Even after the Vikings add receivers in the draft, Thielen will still be the top dog. Olabisi Johnson, on the other hand, can be ignored in fantasy. The sleeper on the Vikings offense is tight end Irv Smith Jr. New offensive coordinator Gay Kubiak uses his tight ends—historically, 23% of targets in his system go to the tight end. Last season without Diggs on the field, Irv Smith’s target share jumped from 7.6% to 20.5%. He should see a usage bump with the new scheme, more opportunity, Diggs gone, and going into his second year.
Dalvin Cook, the Vikings top fantasy player, has yet to be mentioned and I am sure you are wondering why. Simply put, he is locked in as a top-five running back and his only question is if he can stay healthy. He is an absolute stud.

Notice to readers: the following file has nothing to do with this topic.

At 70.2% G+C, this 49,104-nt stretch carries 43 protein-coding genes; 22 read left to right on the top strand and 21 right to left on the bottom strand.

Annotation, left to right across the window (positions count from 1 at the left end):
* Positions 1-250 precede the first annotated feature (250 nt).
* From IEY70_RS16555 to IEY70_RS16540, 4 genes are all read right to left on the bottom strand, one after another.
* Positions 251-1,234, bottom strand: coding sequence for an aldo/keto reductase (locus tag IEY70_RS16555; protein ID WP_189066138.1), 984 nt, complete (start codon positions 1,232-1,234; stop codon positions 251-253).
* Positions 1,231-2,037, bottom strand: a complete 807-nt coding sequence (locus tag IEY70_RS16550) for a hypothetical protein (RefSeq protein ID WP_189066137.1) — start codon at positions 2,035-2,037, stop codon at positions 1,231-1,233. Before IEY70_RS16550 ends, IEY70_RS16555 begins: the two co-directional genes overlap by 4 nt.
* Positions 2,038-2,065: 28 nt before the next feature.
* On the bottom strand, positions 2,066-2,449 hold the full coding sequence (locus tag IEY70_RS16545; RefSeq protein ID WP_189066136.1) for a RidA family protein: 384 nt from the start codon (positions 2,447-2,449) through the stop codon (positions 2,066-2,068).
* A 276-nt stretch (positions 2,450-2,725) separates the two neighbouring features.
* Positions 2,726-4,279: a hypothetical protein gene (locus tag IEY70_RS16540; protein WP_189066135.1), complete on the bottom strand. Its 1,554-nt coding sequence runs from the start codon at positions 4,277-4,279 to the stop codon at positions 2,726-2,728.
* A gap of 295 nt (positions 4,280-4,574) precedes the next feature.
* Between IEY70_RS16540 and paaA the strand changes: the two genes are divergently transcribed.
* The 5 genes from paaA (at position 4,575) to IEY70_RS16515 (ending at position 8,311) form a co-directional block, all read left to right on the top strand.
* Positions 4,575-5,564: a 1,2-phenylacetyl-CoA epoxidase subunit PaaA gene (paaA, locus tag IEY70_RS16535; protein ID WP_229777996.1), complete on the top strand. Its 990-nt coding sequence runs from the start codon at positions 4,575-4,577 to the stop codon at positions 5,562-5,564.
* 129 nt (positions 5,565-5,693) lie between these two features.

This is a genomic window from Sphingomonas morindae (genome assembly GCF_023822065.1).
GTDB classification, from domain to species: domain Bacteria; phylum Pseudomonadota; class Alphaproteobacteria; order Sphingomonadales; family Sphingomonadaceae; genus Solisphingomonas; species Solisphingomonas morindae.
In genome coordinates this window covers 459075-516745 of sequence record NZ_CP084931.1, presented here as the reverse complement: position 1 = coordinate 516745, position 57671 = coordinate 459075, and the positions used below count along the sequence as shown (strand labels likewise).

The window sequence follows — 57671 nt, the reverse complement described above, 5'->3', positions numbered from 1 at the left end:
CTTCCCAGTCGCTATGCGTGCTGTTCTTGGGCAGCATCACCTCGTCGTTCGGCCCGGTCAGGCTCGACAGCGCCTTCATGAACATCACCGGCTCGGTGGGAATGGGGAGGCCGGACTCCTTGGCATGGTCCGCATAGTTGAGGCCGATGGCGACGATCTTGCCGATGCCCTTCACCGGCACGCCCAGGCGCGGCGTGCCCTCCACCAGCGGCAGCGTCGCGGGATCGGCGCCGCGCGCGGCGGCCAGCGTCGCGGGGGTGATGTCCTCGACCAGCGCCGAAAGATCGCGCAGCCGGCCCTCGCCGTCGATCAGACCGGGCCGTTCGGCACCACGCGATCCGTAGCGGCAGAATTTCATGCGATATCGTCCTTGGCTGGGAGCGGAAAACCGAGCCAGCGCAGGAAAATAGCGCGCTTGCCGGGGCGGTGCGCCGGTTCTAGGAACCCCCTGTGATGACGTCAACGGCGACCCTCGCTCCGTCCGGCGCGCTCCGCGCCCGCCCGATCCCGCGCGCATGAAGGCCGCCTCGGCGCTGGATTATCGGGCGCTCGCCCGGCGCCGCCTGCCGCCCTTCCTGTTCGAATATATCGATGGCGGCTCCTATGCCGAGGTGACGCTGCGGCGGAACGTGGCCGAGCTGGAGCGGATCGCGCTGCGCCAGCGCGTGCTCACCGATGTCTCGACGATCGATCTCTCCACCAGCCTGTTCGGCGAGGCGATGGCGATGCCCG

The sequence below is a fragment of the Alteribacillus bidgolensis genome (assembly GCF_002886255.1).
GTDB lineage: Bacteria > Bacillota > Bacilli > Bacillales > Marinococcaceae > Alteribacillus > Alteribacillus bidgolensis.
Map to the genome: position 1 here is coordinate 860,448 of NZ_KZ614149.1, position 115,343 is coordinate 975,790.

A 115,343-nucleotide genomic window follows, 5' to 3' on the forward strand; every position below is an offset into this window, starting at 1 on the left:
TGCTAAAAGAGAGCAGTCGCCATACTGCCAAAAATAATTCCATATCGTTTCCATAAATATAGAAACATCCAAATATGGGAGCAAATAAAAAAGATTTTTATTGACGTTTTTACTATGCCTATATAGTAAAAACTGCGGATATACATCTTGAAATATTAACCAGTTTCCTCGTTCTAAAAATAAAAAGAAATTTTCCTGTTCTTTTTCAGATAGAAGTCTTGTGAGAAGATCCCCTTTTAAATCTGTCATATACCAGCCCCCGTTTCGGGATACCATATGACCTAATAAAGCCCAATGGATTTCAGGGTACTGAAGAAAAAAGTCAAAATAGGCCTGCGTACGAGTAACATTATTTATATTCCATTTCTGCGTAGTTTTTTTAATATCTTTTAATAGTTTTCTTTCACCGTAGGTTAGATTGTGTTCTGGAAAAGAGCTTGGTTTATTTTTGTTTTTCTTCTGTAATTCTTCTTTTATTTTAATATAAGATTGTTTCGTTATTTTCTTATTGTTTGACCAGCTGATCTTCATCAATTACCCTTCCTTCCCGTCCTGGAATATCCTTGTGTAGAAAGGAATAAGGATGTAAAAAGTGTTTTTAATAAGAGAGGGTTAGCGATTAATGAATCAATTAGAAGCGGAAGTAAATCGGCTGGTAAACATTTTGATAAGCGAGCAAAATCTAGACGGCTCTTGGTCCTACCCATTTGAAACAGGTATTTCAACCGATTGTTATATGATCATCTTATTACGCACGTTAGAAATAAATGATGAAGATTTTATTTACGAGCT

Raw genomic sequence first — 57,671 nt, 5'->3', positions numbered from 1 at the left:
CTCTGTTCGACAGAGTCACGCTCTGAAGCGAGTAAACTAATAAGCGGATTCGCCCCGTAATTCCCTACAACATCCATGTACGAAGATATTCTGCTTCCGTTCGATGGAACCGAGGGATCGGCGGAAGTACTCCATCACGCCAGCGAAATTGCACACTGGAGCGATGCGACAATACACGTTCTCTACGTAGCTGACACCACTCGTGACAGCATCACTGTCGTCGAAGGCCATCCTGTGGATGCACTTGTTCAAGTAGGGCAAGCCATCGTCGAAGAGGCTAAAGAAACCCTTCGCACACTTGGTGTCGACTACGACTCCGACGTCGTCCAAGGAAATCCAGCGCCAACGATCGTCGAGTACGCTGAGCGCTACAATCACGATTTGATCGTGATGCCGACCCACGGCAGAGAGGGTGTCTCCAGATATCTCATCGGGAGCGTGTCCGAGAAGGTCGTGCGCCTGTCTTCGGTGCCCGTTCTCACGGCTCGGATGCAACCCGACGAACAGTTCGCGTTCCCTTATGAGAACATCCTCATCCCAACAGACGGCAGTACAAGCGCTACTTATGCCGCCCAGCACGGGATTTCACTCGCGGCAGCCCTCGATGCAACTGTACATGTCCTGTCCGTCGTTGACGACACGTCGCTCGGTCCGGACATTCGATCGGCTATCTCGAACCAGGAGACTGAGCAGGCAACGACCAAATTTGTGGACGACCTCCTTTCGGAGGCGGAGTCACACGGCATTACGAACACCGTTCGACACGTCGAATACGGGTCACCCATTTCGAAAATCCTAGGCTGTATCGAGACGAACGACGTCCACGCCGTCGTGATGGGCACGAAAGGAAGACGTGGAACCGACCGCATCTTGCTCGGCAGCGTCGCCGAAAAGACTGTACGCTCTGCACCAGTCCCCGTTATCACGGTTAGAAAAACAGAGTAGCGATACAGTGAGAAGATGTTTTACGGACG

Green Bay Packers
The Packers went back to their ways of old by passing on free agency. They have had one of the least impactful offseasons thus far of any team in the league. They lost Jimmy Graham but he is whatever comes after washed even if Ryan Pace doesn’t know it. They added Devin Funchess who is coming off a lost, injury-plagued season with the Colts. The Packers have needed help at the receiving position since Jordy Nelson retired and still do. I expect them to add one in the first or second round in this year's draft and it is one of the better landing spots possible for a receiver. Players like Jaelon Reagor, Tee Higgins, and Brandon Aiyuk would get a big boost to their rookie outlook if they land on the Packers.